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Pure Natural Purple Diamonds
Sourced from Siberia, Australia and Canada, a purple diamond comes in blossoming nuances that originate from opposite poles of the earth. A pure purple diamond is often very small and extremely rare, apart from natural red diamonds in rarity and value. Sizes are seldom more than 5 karats, most weighing 2 karats or less. Purple diamonds are assessed according to the intensity of color, or a combination of tone and saturation.
The worth of a colored diamond is determined primarily by its color and its intensity in color. At the outset purple diamonds are already exclusive and rare, however, the more intense a purple diamond's color, the more valuable it will be. Diamonds are assessed according to their intensity of color, or a combination of tone and saturation. The following list describes the intensities found in purple diamonds:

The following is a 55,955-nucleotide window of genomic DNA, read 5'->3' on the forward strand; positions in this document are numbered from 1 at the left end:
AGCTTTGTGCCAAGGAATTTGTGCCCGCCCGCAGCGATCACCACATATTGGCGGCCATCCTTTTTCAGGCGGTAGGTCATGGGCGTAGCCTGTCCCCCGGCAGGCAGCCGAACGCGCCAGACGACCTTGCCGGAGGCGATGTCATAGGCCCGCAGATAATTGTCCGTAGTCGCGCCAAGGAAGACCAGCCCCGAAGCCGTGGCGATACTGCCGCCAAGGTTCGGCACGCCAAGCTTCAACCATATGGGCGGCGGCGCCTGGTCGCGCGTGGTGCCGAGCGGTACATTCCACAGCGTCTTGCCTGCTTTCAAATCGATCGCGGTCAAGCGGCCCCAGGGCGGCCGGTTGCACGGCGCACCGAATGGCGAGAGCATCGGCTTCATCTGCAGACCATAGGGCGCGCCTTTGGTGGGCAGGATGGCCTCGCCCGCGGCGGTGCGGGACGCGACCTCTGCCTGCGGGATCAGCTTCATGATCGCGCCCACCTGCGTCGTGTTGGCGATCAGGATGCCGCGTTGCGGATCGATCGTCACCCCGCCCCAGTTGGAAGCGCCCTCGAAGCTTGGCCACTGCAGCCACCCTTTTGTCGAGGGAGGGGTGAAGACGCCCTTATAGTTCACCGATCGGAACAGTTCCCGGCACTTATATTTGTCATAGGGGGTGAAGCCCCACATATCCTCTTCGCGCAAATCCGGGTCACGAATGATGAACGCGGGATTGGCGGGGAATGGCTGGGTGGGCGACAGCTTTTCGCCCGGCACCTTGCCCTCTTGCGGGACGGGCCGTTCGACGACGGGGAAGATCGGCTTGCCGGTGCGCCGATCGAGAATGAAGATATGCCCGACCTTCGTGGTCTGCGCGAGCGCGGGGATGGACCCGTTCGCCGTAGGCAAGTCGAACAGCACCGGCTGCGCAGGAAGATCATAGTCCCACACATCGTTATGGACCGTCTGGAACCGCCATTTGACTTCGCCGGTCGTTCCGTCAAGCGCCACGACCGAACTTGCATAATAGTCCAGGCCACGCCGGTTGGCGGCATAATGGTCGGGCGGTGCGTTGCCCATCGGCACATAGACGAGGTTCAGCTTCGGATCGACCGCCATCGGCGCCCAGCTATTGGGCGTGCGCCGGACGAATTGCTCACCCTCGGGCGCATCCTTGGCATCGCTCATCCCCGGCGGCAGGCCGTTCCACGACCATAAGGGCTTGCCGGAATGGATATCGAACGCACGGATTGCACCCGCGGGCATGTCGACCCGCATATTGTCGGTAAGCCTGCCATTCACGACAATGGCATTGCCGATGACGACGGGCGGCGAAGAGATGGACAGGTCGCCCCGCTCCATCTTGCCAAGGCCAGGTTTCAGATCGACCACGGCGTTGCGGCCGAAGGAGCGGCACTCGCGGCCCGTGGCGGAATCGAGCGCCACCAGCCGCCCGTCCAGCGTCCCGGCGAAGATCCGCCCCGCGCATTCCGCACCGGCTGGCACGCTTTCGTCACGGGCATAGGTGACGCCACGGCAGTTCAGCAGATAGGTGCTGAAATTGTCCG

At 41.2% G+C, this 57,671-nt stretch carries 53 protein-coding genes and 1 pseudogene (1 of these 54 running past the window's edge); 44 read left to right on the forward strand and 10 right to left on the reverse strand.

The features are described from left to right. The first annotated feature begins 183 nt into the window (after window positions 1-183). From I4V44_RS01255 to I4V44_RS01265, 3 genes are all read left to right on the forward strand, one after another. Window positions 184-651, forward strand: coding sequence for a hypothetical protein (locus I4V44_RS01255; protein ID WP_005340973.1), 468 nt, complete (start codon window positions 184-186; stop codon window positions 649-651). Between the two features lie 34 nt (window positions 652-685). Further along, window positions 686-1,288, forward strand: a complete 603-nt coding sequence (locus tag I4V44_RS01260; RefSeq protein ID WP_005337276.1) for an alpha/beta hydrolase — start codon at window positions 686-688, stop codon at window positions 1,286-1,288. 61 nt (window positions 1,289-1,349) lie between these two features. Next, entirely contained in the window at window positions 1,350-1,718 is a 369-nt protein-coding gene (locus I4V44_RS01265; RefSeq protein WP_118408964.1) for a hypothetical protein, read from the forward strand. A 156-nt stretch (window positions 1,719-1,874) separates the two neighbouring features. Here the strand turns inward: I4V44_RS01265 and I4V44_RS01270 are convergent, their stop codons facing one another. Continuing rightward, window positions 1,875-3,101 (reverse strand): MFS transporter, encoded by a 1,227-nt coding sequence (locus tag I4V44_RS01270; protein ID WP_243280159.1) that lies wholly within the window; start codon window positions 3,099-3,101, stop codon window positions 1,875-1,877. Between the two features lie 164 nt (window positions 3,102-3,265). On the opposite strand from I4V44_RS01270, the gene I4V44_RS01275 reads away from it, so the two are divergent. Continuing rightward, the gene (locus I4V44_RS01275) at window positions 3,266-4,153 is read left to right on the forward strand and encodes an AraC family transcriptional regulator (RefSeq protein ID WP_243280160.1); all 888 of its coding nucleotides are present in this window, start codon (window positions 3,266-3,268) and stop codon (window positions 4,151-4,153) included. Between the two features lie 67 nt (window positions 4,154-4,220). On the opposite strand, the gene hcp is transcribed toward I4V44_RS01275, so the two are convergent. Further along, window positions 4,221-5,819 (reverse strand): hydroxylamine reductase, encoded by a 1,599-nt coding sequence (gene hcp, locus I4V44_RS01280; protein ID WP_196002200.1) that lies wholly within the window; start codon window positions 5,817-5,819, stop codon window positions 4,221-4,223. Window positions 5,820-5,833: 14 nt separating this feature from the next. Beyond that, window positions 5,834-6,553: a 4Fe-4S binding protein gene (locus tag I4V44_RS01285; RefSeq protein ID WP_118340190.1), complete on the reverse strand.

The further you go along this spectrum the more intense the color is. The higher the color saturation of a diamond, the more valuable it will be. Apart from highly saturated pure purple, split grade stones that contain an equal, or rarer color, like Fancy Red Purple, are among the most valuable and desirable of all purple diamonds.
Purple diamonds are often found to have color modifiers which emphasize their absolute rarity. The most expensive are those with a uniformly pure purple color, devoid of color modifiers. Because of the high value of red diamonds, a purple diamond with a red modifier is highly valuable in terms of price per karat and on par with a pure purple diamond.
Purple diamonds can be found in all shapes including oval, pear, cushion, radiant, heart, marquise, emerald and classic brilliant cut. Uneven color distribution is important and will be noted on the GIA certificate as they certainly affect the value and appearance of a purple diamond.